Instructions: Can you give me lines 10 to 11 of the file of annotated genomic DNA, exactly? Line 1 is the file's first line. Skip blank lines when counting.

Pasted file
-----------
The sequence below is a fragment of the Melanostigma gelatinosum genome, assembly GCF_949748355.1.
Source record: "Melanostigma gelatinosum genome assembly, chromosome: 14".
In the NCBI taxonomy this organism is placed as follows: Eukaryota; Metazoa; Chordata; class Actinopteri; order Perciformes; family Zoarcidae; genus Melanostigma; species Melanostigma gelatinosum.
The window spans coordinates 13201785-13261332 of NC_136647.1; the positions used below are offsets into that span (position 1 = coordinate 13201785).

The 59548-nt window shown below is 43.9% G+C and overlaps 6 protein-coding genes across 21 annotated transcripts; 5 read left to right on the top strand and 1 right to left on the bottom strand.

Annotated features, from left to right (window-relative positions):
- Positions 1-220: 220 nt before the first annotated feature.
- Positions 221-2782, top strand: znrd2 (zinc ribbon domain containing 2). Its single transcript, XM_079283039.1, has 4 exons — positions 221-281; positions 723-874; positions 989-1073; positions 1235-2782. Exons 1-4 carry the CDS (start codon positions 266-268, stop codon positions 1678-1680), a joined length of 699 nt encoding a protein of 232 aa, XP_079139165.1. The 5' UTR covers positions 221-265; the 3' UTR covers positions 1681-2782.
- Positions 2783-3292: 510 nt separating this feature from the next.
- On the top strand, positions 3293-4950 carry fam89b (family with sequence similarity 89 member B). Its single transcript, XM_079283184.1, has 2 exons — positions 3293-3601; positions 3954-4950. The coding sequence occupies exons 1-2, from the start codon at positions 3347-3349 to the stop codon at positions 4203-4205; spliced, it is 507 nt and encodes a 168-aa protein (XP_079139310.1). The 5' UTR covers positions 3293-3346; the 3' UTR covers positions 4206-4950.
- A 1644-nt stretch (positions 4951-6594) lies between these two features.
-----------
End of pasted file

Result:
- On the top strand, positions 3293-4950 carry fam89b (family with sequence similarity 89 member B). Its single transcript, XM_079283184.1, has 2 exons — positions 3293-3601; positions 3954-4950. The coding sequence occupies exons 1-2, from the start codon at positions 3347-3349 to the stop codon at positions 4203-4205; spliced, it is 507 nt and encodes a 168-aa protein (XP_079139310.1). The 5' UTR covers positions 3293-3346; the 3' UTR covers positions 4206-4950.
- A 1644-nt stretch (positions 4951-6594) lies between these two features.